We want students to come to the point where they take ownership of their work, understand the relationship between their hard, diligent work (their efforts) and the grade they earned, and afterward enjoy the satisfaction from knowing they have done their best. On the other hand, a student may learn to give up if nothing but perfection is ever acceptable.
A student who repeatedly fails may learn to give up. Homeschool teachers try to prevent any would-be ”I give up“attitude by carefully explaining an assignment, and working some items for him (modeling) and with him (guided practice) before ”turning him loose“to work on his own (independent practice).
We want students to learn from their failures—that failure is not final, but merely the opportunity to start over again wiser than before. In fact, we would be without many products if their inventors had given up after first or successive failures. (Does that sound like a possible research project for your student?)
The Mercer, Mercer, Pullen book states (page 496):
”In an effort to understand what factors contribute to postschool adjustments of individuals with learning disabilities, many researchers study both individuals who have made successful adjustments and those who have not. These studies yield data on conditions or factors that appear common to most adults with learning disabilities who have been successful, and individuals with learning disabilities who have been unsuccessful.”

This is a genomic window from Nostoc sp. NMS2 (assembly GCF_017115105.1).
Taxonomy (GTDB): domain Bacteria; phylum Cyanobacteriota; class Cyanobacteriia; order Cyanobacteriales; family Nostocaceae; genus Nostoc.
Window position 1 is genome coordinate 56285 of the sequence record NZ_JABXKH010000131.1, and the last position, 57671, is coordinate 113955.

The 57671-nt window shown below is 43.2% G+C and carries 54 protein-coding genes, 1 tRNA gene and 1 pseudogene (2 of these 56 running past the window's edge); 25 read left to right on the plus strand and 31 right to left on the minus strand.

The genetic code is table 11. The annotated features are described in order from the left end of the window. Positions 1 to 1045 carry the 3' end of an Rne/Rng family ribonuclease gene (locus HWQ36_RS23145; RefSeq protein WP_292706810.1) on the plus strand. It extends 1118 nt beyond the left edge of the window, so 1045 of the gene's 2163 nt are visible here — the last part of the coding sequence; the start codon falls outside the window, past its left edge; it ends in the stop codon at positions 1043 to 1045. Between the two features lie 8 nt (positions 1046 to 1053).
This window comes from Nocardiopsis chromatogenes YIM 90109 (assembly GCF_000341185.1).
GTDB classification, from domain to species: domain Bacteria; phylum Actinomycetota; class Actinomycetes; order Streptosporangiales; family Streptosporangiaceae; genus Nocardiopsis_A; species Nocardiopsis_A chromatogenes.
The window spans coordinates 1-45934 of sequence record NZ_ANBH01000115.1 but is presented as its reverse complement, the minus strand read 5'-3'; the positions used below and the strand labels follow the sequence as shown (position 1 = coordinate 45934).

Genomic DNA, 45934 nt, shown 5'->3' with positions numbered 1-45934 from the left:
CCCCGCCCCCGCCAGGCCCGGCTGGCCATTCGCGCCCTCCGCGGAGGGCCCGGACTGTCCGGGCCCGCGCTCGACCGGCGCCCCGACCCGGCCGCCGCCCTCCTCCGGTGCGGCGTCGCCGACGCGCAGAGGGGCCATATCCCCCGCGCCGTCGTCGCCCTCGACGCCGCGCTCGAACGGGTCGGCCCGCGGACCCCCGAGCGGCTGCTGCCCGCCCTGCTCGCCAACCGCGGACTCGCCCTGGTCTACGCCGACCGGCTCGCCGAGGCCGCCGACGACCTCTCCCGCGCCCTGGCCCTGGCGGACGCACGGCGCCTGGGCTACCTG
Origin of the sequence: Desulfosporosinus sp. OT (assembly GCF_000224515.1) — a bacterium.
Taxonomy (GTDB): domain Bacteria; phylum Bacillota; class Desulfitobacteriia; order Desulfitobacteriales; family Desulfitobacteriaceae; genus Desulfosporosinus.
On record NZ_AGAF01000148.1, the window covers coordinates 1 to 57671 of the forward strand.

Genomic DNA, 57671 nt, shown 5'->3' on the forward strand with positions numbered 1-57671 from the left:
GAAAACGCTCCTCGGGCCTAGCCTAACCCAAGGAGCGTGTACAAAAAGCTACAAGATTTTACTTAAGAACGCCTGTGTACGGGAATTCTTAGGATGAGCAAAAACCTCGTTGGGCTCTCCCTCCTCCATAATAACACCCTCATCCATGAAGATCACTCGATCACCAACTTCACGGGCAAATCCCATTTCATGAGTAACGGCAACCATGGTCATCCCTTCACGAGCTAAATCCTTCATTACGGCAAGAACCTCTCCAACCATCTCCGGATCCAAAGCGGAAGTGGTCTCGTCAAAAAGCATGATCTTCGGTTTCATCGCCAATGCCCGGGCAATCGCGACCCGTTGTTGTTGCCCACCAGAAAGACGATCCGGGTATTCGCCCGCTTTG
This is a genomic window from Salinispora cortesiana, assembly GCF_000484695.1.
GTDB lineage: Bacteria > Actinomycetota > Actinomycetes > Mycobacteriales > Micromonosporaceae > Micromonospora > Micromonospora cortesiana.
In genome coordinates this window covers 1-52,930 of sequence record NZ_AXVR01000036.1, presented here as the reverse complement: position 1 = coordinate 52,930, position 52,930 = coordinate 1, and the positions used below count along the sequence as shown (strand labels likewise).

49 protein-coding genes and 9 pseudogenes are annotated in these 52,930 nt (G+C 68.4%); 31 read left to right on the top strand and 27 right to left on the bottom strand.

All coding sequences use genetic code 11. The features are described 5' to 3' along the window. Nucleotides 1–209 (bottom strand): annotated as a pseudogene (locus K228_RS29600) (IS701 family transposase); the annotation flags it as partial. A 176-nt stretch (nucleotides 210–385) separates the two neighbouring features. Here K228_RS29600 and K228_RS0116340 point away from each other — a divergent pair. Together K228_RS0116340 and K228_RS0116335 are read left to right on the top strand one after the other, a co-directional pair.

Since homeschooling parents are thinking long-range and considering not just their child’s present but also his future, I have extracted some of the many statements from the chart (page 497) of the above referenced book for us to ponder:
All adults with learning disabilities tend to:
- Have learning disabilities throughout adulthood
- Need help in understanding their disabilities
Unsuccessful adults with learning disabilities tend to:
- Not understand or accept their learning disabilities
- Maintain a sense of learned helplessness and fail to assume responsibility
Successful adults with learning disabilities tend to:
- Understand and accept their learning disabilities
- Maintain a determination to ”make it“(motivation)